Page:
The Apple Watch is set to launch this April and there have already been plenty of sightings of this anticipated wearable out in the wild, and plenty of third parties have downloaded the WatchKit SDK to start creating apps. While we’re excited about the possibilities of this new device, smart watches have been, well, they’ve been mostly misses so far and the apps that come included are often to blame.
If your company is thinking about adding a third party app to the Apple Watch roster, what the factors should you be aware of so your app isn’t a lemon? Here are three design challenges that we see on the horizon.
1. Design for limited battery life.
Apps will need to be fairly bare-bones to avoid being the major culprit of a dead battery, so your company will need to design with minimal drain in mind. How often will it push notifications onto the screen? How often will it access the Bluetooth connection to the iPhone for GPS and other information? Will your app disable any background activity when battery life is low? Consumers are getting savvier about finding and removing apps that drain battery life. Don’t let your app be the one that gets sacrificed to the lithium gods.
2. Design for a really tiny screen.
Everything old is new again. Great apps on a smartphone will have to be completely rethought to work on a much smaller display. For example, one company that created an app for another smartwatch designed its app to display overlapping, translucent info with the primary information emphasized. This is a novel approach and companies will need to devise new methods of displaying information to succeed on the Apple Watch.
It’s not just a matter of displaying either; it’s also interacting with the small screen. The Apple Watch provides a physical dial, sure, but which actions should be a tap or a swipe on the screen instead of fumbling with the dial? How much control should be available on the watch app versus the phone app, which it will be tethered to? It’s a good idea to do your homework on what others have conceived to see what might work as you build.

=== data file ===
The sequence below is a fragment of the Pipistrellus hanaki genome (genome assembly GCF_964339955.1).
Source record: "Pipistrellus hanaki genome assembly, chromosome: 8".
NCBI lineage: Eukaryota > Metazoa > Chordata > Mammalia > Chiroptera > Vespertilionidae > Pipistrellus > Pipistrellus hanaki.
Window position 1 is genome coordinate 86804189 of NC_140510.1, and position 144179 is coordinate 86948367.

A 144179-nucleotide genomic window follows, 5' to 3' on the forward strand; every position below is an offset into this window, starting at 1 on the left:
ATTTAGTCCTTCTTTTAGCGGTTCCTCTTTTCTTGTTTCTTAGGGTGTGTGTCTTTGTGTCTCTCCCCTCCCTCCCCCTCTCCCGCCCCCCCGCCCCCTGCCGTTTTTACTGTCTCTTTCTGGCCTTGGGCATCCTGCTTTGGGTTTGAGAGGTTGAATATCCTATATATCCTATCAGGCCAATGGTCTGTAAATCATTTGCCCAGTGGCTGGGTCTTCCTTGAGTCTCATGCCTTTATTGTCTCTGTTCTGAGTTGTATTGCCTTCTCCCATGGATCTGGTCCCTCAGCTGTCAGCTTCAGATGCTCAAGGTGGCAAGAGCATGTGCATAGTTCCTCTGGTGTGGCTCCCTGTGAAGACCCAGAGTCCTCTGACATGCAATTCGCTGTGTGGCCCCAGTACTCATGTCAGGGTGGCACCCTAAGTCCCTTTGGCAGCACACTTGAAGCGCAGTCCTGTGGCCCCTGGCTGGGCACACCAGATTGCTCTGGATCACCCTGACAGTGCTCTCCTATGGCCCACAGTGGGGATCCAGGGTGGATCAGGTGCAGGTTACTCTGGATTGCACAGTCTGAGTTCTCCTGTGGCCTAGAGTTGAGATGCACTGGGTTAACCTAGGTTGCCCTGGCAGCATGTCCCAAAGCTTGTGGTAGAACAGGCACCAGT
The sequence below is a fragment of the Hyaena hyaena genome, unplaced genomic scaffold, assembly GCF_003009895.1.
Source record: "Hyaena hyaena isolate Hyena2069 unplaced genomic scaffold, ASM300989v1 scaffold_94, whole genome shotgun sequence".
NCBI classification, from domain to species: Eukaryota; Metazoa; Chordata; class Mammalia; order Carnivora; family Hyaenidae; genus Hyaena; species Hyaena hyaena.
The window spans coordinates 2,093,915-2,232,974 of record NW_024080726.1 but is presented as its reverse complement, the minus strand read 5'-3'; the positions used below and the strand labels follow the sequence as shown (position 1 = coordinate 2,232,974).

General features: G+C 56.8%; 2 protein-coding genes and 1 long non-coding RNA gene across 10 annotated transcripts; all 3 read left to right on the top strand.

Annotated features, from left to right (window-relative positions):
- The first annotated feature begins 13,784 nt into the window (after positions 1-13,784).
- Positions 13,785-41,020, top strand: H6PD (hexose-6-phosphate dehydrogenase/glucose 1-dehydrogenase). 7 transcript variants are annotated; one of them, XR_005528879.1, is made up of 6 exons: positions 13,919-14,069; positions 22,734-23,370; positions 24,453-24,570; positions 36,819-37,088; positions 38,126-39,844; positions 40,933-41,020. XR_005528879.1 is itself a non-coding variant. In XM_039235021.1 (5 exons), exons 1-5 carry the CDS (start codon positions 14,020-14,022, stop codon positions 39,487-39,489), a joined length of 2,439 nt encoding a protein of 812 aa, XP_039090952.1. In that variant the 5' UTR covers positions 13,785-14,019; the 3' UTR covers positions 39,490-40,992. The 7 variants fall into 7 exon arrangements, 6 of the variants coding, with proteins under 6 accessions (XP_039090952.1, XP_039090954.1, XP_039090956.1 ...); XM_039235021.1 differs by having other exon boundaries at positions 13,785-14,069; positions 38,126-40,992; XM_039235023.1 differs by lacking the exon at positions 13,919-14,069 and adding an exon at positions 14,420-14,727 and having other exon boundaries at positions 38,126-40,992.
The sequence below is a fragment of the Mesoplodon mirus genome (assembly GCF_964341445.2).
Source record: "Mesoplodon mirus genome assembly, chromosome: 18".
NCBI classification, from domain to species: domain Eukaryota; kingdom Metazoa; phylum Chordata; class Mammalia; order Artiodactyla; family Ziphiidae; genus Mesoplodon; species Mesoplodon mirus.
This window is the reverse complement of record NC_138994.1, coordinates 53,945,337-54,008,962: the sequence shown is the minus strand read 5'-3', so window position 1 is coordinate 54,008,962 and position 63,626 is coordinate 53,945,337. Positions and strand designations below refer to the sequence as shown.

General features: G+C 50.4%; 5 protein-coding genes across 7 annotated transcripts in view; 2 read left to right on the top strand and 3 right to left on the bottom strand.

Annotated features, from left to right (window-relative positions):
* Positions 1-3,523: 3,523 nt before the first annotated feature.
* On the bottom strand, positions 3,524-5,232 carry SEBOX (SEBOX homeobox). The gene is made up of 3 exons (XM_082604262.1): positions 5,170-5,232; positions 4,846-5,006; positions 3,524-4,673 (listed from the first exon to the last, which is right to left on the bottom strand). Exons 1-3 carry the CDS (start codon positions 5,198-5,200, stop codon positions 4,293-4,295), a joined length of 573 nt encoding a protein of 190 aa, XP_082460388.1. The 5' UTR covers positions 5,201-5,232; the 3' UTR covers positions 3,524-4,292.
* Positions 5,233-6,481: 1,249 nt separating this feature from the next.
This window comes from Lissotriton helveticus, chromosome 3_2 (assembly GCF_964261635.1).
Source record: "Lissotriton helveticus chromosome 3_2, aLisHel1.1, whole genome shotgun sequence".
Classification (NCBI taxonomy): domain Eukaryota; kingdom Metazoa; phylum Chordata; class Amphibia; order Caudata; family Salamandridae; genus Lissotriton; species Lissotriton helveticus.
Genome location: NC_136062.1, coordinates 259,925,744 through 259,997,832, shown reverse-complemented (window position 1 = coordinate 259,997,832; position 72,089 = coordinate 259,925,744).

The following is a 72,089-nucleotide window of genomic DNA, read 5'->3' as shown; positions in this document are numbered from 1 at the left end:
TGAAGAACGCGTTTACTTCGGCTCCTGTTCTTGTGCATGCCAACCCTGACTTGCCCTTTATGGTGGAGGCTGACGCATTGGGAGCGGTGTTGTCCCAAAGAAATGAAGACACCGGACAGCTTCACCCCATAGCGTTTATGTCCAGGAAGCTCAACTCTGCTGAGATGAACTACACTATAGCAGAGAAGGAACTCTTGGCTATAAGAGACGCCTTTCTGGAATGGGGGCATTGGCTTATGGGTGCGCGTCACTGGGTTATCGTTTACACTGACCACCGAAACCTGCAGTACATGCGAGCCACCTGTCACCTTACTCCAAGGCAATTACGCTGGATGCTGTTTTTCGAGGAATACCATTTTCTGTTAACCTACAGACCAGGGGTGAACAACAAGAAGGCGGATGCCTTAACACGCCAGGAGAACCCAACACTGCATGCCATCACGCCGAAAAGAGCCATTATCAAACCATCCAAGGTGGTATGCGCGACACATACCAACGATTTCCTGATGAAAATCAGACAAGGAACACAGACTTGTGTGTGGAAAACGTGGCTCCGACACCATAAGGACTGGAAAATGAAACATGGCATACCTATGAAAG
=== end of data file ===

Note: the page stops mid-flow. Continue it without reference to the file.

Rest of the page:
3. Design with “glanceability” in mind.
It comes down to taking a scalpel to the information you can display and culling it down to the information you should display at this moment in time. Contextual relevance will be the key to glanceability.
Todoist has offered a preview of their task managing app on the Apple Watch, and to be quite honest, it still looks awfully busy on that little screen. Showing even more than one task at a time for a watch (when the full task list is available on your phone in your back pocket) seems like overkill. We’re also hoping the app takes GPS in consideration so location-specific tasks can pop up when contextually appropriate.
At this point in the game, glanceability has to outweigh features because it provides the best user experience, and the singular way you’ll sell them on your Apple Watch app. Once you earn their loyalty, you can give the user the option to add more information as he or she sees fit, but it is prudent to err on the side of glanceability to start.
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